Brussels 16.07.2022 There are no health benefits from alcohol consumption in people under 39, according to a new global study published in medical journal The Lancet.
The study suggests that alcohol recommendations should be based on age and location, with the tightest restrictions on males between the ages of 15 and 39, the journal continued.
For the study, researchers used alcohol estimates from 204 countries calculating that 1.34 billion people drank harmful amounts in 2020. They also used data from the Global Burden of Disease 2020 report to measure how much a person can drink before risking their health.
They found in every region, the largest portion of the population drinking unsafe amounts were males between the ages of 15 and 39.
Although the study concluded that there may be small benefits from some alcohol consumption for adults over the age of 40, there is no benefit to younger people.
“Our message is simple: young people should not drink, but older people may benefit from drinking small amounts. While it may not be realistic to think young adults will abstain from drinking, we do think it’s important to communicate the latest evidence so that everyone can make informed decisions about their health,” senior author Emmanuela Gakidou, professor of Health Metrics Sciences at the University of Washington’s School of Medicine, communicated in a press release on July, 14.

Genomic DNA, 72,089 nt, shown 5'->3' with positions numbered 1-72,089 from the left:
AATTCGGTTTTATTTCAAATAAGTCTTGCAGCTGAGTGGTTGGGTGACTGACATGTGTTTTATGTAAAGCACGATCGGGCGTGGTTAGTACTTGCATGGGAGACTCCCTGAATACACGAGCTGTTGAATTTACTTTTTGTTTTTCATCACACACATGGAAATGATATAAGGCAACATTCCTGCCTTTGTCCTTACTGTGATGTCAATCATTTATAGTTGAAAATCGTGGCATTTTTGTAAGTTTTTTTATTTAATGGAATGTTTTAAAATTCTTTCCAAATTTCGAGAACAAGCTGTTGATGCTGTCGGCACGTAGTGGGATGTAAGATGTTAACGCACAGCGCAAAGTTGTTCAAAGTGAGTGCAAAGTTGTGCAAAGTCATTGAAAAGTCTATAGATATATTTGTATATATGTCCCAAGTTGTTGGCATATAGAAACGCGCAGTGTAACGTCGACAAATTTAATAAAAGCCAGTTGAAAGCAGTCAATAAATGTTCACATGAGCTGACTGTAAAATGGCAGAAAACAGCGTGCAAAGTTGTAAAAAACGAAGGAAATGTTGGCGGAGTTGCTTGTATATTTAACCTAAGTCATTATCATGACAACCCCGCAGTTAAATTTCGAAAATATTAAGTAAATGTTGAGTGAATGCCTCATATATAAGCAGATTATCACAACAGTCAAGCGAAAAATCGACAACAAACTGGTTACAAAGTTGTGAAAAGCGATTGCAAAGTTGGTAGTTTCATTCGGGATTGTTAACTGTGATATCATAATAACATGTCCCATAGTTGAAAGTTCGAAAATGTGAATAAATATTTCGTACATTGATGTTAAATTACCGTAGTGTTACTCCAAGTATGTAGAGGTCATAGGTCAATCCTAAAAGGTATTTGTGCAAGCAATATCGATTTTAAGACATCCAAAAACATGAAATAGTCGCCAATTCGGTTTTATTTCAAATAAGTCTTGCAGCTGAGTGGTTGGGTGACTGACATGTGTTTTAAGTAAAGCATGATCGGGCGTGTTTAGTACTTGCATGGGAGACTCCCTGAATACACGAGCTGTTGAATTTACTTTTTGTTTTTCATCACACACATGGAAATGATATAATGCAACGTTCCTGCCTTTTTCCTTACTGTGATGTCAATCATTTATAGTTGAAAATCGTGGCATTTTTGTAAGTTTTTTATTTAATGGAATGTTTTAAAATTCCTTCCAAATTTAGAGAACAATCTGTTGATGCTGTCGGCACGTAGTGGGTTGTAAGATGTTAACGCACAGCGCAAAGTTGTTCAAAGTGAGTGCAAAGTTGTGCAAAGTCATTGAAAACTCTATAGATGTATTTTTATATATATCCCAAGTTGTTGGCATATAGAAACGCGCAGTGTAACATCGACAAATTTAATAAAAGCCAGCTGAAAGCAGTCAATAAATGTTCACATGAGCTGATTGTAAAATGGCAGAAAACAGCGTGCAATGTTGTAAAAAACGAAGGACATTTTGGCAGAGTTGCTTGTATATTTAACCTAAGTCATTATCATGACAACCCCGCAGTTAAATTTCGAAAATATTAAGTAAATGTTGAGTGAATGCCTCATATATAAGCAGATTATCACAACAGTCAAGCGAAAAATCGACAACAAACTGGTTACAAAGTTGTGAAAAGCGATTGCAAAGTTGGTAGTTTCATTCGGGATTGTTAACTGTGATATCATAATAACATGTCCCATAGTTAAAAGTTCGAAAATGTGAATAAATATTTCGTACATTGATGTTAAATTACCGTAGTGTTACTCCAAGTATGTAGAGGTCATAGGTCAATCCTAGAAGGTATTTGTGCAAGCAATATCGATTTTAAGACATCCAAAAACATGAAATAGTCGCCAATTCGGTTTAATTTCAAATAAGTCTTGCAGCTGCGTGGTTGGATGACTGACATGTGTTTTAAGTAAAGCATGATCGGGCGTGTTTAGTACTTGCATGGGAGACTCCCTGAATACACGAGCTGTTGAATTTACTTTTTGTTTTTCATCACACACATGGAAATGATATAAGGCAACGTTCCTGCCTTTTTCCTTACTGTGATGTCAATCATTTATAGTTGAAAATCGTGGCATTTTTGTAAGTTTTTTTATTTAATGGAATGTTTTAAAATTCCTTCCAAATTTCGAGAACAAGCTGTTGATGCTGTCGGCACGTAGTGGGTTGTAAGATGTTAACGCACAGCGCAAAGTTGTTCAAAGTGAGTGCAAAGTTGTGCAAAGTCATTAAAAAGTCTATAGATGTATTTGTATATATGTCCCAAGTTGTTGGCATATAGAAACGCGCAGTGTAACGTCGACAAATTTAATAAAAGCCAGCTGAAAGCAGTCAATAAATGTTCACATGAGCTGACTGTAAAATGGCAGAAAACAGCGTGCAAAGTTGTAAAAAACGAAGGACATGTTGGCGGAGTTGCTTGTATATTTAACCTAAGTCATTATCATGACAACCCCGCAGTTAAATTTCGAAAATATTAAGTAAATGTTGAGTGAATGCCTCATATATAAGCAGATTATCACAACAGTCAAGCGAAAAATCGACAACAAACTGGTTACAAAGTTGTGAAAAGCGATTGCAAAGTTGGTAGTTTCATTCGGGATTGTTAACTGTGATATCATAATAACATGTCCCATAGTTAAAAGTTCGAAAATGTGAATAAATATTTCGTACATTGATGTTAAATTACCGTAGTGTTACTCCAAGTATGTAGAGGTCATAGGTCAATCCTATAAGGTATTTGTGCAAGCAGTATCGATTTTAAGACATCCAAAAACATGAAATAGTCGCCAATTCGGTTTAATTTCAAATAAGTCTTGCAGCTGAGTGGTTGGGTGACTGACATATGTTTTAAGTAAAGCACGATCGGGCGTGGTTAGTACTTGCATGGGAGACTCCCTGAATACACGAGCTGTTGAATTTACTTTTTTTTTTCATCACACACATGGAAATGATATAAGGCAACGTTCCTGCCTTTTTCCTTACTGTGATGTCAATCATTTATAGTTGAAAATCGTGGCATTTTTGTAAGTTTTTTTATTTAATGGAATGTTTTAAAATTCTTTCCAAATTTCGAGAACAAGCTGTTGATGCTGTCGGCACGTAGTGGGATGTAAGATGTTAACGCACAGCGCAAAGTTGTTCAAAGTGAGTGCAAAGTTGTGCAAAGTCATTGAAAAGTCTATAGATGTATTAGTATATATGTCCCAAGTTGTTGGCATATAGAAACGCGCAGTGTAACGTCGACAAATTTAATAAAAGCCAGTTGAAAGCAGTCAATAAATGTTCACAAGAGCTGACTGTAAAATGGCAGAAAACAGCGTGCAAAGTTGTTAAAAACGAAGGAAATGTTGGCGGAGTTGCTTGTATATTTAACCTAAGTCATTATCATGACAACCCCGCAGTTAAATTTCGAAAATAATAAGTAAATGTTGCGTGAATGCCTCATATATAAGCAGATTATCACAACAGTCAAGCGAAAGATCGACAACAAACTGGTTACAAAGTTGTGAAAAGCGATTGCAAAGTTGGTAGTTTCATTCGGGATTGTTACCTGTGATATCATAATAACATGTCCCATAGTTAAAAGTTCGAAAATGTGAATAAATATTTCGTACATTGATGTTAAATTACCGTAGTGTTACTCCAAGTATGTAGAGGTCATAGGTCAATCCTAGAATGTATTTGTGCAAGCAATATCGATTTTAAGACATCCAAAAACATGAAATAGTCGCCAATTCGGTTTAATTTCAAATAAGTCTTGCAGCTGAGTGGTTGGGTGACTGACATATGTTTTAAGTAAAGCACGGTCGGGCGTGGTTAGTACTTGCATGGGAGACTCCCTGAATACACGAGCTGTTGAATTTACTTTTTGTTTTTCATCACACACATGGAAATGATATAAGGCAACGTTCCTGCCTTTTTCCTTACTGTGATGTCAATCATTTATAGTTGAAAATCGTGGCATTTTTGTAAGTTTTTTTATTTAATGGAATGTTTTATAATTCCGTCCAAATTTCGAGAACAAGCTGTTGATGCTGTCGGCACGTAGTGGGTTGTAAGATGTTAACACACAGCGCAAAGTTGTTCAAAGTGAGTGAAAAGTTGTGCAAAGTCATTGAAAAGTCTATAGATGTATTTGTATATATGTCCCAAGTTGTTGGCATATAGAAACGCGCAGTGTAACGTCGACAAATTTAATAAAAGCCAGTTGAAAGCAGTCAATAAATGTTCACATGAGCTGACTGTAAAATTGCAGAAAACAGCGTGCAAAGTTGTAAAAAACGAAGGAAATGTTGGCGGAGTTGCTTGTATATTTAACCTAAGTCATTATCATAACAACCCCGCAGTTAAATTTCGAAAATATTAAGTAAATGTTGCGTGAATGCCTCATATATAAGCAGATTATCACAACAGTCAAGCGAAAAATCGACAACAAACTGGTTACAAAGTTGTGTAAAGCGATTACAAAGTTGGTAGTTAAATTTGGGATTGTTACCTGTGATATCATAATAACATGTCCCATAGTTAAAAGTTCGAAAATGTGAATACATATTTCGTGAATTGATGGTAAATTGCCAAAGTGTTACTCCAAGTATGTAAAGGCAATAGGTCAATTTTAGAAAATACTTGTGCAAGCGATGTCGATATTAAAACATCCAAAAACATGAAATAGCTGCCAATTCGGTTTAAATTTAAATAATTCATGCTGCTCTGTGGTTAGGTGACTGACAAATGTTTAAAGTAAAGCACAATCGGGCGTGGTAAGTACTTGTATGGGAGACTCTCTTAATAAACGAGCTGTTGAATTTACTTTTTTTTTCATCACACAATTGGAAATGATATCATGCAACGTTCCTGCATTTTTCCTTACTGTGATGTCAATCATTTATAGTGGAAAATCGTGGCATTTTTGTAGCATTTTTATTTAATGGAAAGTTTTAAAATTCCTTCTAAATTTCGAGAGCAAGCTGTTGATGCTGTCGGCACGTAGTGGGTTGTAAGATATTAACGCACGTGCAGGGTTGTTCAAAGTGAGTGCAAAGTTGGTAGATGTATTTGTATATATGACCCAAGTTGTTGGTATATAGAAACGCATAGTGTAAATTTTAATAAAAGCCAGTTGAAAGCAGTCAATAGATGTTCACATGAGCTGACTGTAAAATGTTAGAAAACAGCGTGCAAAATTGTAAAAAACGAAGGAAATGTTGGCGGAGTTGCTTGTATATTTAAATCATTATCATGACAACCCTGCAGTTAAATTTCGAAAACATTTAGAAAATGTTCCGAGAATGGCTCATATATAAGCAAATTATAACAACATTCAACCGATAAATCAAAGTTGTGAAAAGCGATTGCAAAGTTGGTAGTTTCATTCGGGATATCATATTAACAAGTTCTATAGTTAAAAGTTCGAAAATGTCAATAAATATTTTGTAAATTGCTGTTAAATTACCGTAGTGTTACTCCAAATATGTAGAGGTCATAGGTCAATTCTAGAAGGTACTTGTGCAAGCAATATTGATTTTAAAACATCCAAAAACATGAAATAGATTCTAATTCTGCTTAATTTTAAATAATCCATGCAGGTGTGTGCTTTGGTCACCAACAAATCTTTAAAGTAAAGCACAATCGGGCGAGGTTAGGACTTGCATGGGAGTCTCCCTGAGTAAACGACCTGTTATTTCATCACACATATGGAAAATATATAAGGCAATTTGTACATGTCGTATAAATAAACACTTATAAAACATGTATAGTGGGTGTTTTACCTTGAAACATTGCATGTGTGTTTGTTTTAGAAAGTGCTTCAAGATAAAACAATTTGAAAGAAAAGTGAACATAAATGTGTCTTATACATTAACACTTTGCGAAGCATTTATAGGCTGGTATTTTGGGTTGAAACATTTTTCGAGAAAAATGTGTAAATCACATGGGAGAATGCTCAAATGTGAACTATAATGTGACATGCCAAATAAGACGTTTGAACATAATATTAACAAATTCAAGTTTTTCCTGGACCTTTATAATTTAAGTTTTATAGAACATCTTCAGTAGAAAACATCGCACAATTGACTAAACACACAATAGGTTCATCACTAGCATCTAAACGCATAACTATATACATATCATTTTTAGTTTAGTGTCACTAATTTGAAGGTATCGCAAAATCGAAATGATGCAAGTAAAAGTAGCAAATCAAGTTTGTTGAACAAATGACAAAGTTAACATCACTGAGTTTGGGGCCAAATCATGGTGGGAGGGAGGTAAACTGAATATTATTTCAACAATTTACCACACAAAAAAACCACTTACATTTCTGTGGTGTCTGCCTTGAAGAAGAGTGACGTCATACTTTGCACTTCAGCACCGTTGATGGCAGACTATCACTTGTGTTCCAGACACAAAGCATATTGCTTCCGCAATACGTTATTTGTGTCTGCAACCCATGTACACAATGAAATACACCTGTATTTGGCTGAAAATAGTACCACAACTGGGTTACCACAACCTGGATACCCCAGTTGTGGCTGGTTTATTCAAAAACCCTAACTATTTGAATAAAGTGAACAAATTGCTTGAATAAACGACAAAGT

The study found that males between the ages of 15 and 39 can consume one tenth (1/10) of a standard alcoholic drink before incurring health risks.
But despite small benefits for older adults, the recommended daily intake for this age group remained below two drinks per day, according to the study.
“Even if a conservative approach is taken and the lowest level of safe consumption is used to set policy recommendations, this implies that the recommended level of alcohol consumption is still too high for younger populations,” the study’s lead author Dana Bryazka.
“Our estimates, based on currently available evidence, support guidelines that differ by age and region,” Bryazka continued. “Understanding the variation in the level of alcohol consumption that minimizes the risk of health loss for populations can aid in setting effective consumption guidelines, supporting alcohol control policies, monitoring progress in reducing harmful alcohol use, and designing public health risk messaging.”
A separate study published earlier this month found that people who drink alone early in life run the risk of developing alcohol use disorder later in adulthood.
Young people who drank alone at age 18 were 35% more likely to report symptoms of alcohol use disorder, while people who reported drinking by themselves in their early twenties were 60% more likely to report these symptoms.
Close to 25% of adolescents aged 18 and 40% adults aged 23-24 reported drinking alone.